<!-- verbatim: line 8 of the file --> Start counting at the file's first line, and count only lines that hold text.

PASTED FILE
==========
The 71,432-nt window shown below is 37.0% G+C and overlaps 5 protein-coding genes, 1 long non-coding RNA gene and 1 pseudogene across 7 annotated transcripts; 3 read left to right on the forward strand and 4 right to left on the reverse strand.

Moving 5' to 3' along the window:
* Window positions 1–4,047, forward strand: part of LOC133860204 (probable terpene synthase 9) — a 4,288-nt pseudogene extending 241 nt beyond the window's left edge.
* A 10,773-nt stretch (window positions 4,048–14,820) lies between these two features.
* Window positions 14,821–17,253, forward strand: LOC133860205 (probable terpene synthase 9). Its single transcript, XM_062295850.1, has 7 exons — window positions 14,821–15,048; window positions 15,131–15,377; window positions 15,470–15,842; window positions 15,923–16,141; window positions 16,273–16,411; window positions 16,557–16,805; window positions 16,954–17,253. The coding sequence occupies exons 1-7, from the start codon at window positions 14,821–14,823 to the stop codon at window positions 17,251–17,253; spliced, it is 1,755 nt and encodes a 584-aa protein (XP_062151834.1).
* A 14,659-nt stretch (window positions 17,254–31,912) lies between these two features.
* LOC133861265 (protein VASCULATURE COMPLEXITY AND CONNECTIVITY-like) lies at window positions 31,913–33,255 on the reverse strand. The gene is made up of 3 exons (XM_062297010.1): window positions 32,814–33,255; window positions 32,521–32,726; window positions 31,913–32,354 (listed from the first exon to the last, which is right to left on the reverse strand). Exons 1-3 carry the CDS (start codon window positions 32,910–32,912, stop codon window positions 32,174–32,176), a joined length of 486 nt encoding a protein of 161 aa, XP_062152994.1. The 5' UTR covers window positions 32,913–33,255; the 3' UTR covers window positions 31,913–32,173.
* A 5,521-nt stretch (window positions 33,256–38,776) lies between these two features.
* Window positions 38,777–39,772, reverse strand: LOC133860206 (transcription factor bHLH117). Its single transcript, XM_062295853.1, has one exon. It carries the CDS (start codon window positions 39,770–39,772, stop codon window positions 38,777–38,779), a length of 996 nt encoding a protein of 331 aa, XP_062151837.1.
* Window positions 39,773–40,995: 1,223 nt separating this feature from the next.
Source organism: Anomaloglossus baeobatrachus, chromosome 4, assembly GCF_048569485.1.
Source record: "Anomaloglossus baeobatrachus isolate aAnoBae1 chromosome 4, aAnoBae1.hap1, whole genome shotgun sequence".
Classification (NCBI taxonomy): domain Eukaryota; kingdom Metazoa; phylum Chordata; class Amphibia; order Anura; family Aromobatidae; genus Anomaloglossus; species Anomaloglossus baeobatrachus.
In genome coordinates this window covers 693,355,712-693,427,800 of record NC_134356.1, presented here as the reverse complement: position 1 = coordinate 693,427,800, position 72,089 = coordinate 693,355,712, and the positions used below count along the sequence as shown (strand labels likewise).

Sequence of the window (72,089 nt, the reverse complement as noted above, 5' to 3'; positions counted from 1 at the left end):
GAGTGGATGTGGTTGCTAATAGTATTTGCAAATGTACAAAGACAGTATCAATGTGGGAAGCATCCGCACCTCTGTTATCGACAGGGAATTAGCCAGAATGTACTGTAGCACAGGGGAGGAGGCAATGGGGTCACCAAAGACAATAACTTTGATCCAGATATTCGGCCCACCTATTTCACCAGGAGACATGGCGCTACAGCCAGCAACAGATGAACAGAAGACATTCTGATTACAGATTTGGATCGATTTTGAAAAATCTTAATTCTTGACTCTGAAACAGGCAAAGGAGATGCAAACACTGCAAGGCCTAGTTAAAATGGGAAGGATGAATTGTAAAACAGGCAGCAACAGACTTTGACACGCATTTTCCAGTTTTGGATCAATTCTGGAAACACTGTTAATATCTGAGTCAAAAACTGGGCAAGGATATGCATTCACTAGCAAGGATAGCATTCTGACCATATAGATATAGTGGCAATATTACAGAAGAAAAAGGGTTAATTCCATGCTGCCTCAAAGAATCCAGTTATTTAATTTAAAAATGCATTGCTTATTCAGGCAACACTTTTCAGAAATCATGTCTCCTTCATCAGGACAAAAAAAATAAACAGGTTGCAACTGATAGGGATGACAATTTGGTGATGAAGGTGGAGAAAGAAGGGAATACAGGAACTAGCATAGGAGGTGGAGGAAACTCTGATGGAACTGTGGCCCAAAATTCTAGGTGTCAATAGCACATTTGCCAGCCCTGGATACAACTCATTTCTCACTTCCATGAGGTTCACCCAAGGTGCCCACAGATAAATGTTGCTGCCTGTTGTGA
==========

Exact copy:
* A 5,521-nt stretch (window positions 33,256–38,776) lies between these two features.